Lately, I’ve experienced obsessive thoughts of my own. Though I was diagnosed with OCD in early sobriety, I know that part of what is going on is spiritual malaise. I have become distrustful of the processes I am currently participating in: finding my feet in the 12-step community in Virginia, filing for bankruptcy by the end of 2015, being in love in a long-distance relationship. All of these things are big opportunities for growth and change–arguably the two biggest¬†buzz words in recovery–both of which¬†bring on a torrent of unrest and unease within my psychic chambers.

Two friends recently sent me an article that outlines the science behind happiness. I jumped at the chance to see science backing what I have found to be true so far: positive thinking affects positive change. Neuroscientists found four rituals that help us change the shape our thoughts before they turn sour: practice gratitude, label negative feelings, make decisions and touch people (not in a lude or lascivious manner). These thought behaviors stimulate serotonin and dopamine production, not to mention eradicate self-pity and discouragement. Who’d have thunk it?

Sensory overload helps with a brain like mine. It’s almost like exposure therapy when I drown my thoughts with very loud music or extremely bright colors. I have never felt more at peace than when I visited LACMA a few months into sobriety. I joined a friend who wanted to check out the new¬†James Terrell exhibit. It is nearly impossible for me to explain the peace I felt, being overtaken by silence and color. My entire body breathed a sigh of relief with every gradual change in the neon landscape.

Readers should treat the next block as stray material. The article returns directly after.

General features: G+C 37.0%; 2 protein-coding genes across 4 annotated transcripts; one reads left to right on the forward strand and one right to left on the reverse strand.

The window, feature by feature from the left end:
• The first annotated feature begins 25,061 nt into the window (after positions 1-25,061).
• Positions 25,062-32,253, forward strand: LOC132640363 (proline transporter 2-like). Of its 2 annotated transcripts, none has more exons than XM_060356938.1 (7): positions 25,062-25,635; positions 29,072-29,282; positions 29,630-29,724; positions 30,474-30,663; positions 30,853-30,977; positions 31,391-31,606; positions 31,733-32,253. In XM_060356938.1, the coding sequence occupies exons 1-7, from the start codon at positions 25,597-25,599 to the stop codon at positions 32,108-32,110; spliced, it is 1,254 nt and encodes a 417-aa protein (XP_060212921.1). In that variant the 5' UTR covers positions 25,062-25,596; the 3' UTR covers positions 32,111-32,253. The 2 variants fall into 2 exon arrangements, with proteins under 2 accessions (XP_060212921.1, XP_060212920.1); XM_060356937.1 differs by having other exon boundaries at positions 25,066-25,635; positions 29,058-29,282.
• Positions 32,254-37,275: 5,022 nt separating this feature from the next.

I am grateful to the art of science. I have more of an appreciation for it now that I¬†believe in¬†a Higher Power and/or God. I know that more often than not, my thinking tends to stymie¬†my progress.¬†I am sober to feel better about myself and to have the chance to share my joy with others–not to stew over the “what ifs” or the “coulda, woulda, shouldas” that make me miserable. I am grateful to friends who appreciate the science behind what we all want in our lives: to be happy.

When I think (happy), I am (happy), at least, over time. Just a small amendment to a great thought. Way to be, Descartes.

xx

Photo courtesy of LACMA